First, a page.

Wednesday, October 15, 2014

What continues to inspire me about Plein Air painting

I was recently asked by a student, "Why Plein Air?"

It didn't take long for me to respond and I thought I would share it here as well. During a recent trip to Italy this happened to take place while out on location.

This is the initial jumping off point, the scene itself. Monteprandone Italy August 2014

This is a sketch I did a few days earlier while snooping around the town.
There were two figures chatting which was initially part of the drawing as well as the vertical format versus the horizontal one that I ended up using.

The charcoal layout of shapes and design. This was painted on a plein air carton panel which is reminiscent of those used by Toulouse- Lautrec and Vuillard, but a whole lot more archival. Great for traveling with. (Judson Outfitters product line)

Massing in all of the patterns and values. You'll notice that my initial idea was to utilize the wrought iron gate on the right. As much as I like to use elements to help lead the viewer into my scene I did find that it was overpowering as well as competing with the focal point, and later decided to remove it all together after 3 or 4 times of varying its size and design. 

To me everything comes back to design. 
It has taken me many years, over 23 to be exact of doing plein air, to realize the importance of that. As much as I pull from the scene I do not want to be a slave to it, always looking to simplify and enhance the overall of what first grabbed me.

Here is one of the attempts at resolving the gate area. Pushing it further off to the right.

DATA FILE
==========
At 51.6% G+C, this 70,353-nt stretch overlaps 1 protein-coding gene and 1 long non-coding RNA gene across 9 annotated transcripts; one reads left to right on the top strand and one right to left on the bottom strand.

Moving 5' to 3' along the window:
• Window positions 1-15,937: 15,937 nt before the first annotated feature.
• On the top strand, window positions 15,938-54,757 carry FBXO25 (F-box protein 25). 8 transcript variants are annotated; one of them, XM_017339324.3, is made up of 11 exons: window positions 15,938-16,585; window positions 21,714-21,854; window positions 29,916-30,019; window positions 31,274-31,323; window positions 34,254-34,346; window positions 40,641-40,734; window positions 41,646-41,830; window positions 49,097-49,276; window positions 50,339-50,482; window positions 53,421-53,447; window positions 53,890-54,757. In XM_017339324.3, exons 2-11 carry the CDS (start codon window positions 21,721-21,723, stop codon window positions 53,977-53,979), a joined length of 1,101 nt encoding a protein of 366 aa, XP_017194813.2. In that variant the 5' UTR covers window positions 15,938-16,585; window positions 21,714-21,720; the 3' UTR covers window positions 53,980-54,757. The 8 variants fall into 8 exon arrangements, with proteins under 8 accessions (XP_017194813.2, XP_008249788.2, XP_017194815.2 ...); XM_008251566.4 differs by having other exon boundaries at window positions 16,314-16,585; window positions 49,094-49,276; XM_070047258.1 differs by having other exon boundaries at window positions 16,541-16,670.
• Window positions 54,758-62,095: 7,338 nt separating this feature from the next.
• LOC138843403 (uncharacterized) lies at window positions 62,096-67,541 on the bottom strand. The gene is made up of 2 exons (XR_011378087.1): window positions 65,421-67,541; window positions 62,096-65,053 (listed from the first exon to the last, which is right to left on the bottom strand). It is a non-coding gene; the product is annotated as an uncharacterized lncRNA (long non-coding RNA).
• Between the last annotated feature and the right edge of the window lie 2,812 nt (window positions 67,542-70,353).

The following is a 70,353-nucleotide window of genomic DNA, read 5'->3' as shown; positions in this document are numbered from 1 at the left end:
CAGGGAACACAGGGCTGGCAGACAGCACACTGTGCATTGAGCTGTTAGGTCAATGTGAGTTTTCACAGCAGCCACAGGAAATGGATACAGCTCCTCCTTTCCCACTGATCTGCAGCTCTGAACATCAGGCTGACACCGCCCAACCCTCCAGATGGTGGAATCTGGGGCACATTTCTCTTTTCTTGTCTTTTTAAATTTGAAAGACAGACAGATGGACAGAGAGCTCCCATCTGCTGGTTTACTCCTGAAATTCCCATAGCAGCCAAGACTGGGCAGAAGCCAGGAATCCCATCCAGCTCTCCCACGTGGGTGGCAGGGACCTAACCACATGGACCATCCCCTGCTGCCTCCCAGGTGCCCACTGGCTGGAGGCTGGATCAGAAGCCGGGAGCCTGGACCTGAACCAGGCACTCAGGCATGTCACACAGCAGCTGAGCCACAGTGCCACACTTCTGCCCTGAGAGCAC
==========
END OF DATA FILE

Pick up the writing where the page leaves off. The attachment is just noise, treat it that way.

This is where it all seems to happen and what I truly love about plein air. That is the happy accidents that seem to take place. Never seems to fail.

I began this business many years ago doing watercolors under Irving Shaprio at the American Academy of Art in Chicago, and in my heart of hearts still proceed in my work somewhat like that of a watercolorist.

Be it the changing light which is always a challenge but with that is also a blessing due to the shapes and designs that it continually creates. Or as in this case having a figure that appears and casually walks into your scene. 

I usually try not to chase the light after realizing that first "light - shadow" pattern that I was first drawn to but again always being open and receptive to any improvements and possibilities that may arise, again part of the charm of plein air versus using a photo that is stagnant.

However with that being said a camera is a wonderful tool we have at our disposal to help us grab those fleeting moments, always keeping them in mind for a later studio version.

"La Strada Vicino la Cheisa" 9 x 12 oil on panel.

In this case I chose to leave the figure out but was happy she passed through. Sometimes a scene is better served without a figure which can over power it if it is not planned into the original idea, and other times it is a wonderful addition. I left this one for the studio. 

For me as much as there are many elements in dealing with the great outdoors, be it cold winter plein air scenes, bugs, wind, changing light, or other hardships that arise, what really appeals to me with plein air is this wonderful happen chance that always presents itself, again as long as we are open and receptive to it and not closed off on what we think we are after. 

I always start out every workshop by saying that when going out on location you really should always be willing and ready to change your initial plan. We don't need to have a back plan or audible per se but definitely ready and willing to change. 

This hits right along that cord.

When written in Chinese the word crisis is composed of two characters.
One represents danger, and the other represents opportunity.[3]

With every change and risk there is an opportunity.
Plein air baby! 

This is the follow up version back at the studio. Notice the end cap on the right hand side has been added back into the scene, go figure.

"La Vecchia" 18" x 24" Oil on Linen Panel

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